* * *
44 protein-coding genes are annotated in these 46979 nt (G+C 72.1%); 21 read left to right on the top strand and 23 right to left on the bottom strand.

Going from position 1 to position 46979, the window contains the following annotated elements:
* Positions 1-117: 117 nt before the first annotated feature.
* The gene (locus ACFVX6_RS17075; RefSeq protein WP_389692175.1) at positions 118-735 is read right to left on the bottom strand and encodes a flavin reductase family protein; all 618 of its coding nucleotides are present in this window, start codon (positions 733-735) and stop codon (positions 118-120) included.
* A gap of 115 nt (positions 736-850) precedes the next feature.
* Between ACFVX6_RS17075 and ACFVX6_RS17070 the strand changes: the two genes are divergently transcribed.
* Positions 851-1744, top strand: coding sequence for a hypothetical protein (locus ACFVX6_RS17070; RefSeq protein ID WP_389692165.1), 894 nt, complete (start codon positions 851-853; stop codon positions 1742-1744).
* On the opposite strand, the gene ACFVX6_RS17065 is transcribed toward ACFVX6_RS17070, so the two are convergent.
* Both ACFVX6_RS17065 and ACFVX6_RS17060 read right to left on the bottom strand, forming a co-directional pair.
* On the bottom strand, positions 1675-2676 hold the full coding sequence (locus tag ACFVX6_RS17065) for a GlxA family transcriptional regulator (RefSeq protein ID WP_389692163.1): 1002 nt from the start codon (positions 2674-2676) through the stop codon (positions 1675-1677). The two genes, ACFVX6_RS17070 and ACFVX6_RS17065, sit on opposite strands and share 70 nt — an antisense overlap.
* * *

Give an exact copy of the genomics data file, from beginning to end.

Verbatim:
44 protein-coding genes are annotated in these 46979 nt (G+C 72.1%); 21 read left to right on the top strand and 23 right to left on the bottom strand.

Going from position 1 to position 46979, the window contains the following annotated elements:
* Positions 1-117: 117 nt before the first annotated feature.
* The gene (locus ACFVX6_RS17075; RefSeq protein WP_389692175.1) at positions 118-735 is read right to left on the bottom strand and encodes a flavin reductase family protein; all 618 of its coding nucleotides are present in this window, start codon (positions 733-735) and stop codon (positions 118-120) included.
* A gap of 115 nt (positions 736-850) precedes the next feature.
* Between ACFVX6_RS17075 and ACFVX6_RS17070 the strand changes: the two genes are divergently transcribed.
* Positions 851-1744, top strand: coding sequence for a hypothetical protein (locus ACFVX6_RS17070; RefSeq protein ID WP_389692165.1), 894 nt, complete (start codon positions 851-853; stop codon positions 1742-1744).
* On the opposite strand, the gene ACFVX6_RS17065 is transcribed toward ACFVX6_RS17070, so the two are convergent.
* Both ACFVX6_RS17065 and ACFVX6_RS17060 read right to left on the bottom strand, forming a co-directional pair.
* On the bottom strand, positions 1675-2676 hold the full coding sequence (locus tag ACFVX6_RS17065) for a GlxA family transcriptional regulator (RefSeq protein ID WP_389692163.1): 1002 nt from the start codon (positions 2674-2676) through the stop codon (positions 1675-1677). The two genes, ACFVX6_RS17070 and ACFVX6_RS17065, sit on opposite strands and share 70 nt — an antisense overlap.